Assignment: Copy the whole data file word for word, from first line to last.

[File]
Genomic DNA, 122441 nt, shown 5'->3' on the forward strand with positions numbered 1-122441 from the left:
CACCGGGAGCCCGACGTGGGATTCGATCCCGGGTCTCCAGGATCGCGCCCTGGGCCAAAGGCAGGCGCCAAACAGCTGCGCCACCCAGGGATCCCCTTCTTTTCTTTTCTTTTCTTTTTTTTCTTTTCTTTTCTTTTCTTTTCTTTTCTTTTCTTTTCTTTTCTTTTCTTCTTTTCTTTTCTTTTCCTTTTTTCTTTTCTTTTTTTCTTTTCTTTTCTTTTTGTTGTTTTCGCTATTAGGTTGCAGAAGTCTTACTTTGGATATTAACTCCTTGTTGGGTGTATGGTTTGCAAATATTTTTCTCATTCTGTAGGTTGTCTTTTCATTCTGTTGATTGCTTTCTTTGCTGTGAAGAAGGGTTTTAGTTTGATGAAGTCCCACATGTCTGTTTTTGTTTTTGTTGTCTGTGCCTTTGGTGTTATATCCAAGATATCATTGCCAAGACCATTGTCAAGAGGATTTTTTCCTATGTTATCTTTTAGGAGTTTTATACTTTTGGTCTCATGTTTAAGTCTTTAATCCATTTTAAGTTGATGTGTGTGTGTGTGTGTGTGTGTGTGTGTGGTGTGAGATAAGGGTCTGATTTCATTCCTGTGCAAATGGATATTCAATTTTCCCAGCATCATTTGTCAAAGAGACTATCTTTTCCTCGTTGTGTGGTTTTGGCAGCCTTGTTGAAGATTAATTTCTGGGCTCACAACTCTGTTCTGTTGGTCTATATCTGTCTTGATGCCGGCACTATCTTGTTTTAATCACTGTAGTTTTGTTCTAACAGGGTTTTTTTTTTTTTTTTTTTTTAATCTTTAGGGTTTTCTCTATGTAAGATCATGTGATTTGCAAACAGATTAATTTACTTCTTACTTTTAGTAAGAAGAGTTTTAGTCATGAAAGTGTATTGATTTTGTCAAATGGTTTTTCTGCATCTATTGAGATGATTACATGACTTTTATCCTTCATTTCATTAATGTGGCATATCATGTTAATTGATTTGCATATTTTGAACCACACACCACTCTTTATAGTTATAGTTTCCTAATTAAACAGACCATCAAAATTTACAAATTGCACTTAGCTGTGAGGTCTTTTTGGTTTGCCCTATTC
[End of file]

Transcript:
Genomic DNA, 122441 nt, shown 5'->3' on the forward strand with positions numbered 1-122441 from the left:
CACCGGGAGCCCGACGTGGGATTCGATCCCGGGTCTCCAGGATCGCGCCCTGGGCCAAAGGCAGGCGCCAAACAGCTGCGCCACCCAGGGATCCCCTTCTTTTCTTTTCTTTTCTTTTTTTTCTTTTCTTTTCTTTTCTTTTCTTTTCTTTTCTTTTCTTTTCTTTTCTTCTTTTCTTTTCTTTTCCTTTTTTCTTTTCTTTTTTTCTTTTCTTTTCTTTTTGTTGTTTTCGCTATTAGGTTGCAGAAGTCTTACTTTGGATATTAACTCCTTGTTGGGTGTATGGTTTGCAAATATTTTTCTCATTCTGTAGGTTGTCTTTTCATTCTGTTGATTGCTTTCTTTGCTGTGAAGAAGGGTTTTAGTTTGATGAAGTCCCACATGTCTGTTTTTGTTTTTGTTGTCTGTGCCTTTGGTGTTATATCCAAGATATCATTGCCAAGACCATTGTCAAGAGGATTTTTTCCTATGTTATCTTTTAGGAGTTTTATACTTTTGGTCTCATGTTTAAGTCTTTAATCCATTTTAAGTTGATGTGTGTGTGTGTGTGTGTGTGTGTGTGTGGTGTGAGATAAGGGTCTGATTTCATTCCTGTGCAAATGGATATTCAATTTTCCCAGCATCATTTGTCAAAGAGACTATCTTTTCCTCGTTGTGTGGTTTTGGCAGCCTTGTTGAAGATTAATTTCTGGGCTCACAACTCTGTTCTGTTGGTCTATATCTGTCTTGATGCCGGCACTATCTTGTTTTAATCACTGTAGTTTTGTTCTAACAGGGTTTTTTTTTTTTTTTTTTTTTAATCTTTAGGGTTTTCTCTATGTAAGATCATGTGATTTGCAAACAGATTAATTTACTTCTTACTTTTAGTAAGAAGAGTTTTAGTCATGAAAGTGTATTGATTTTGTCAAATGGTTTTTCTGCATCTATTGAGATGATTACATGACTTTTATCCTTCATTTCATTAATGTGGCATATCATGTTAATTGATTTGCATATTTTGAACCACACACCACTCTTTATAGTTATAGTTTCCTAATTAAACAGACCATCAAAATTTACAAATTGCACTTAGCTGTGAGGTCTTTTTGGTTTGCCCTATTC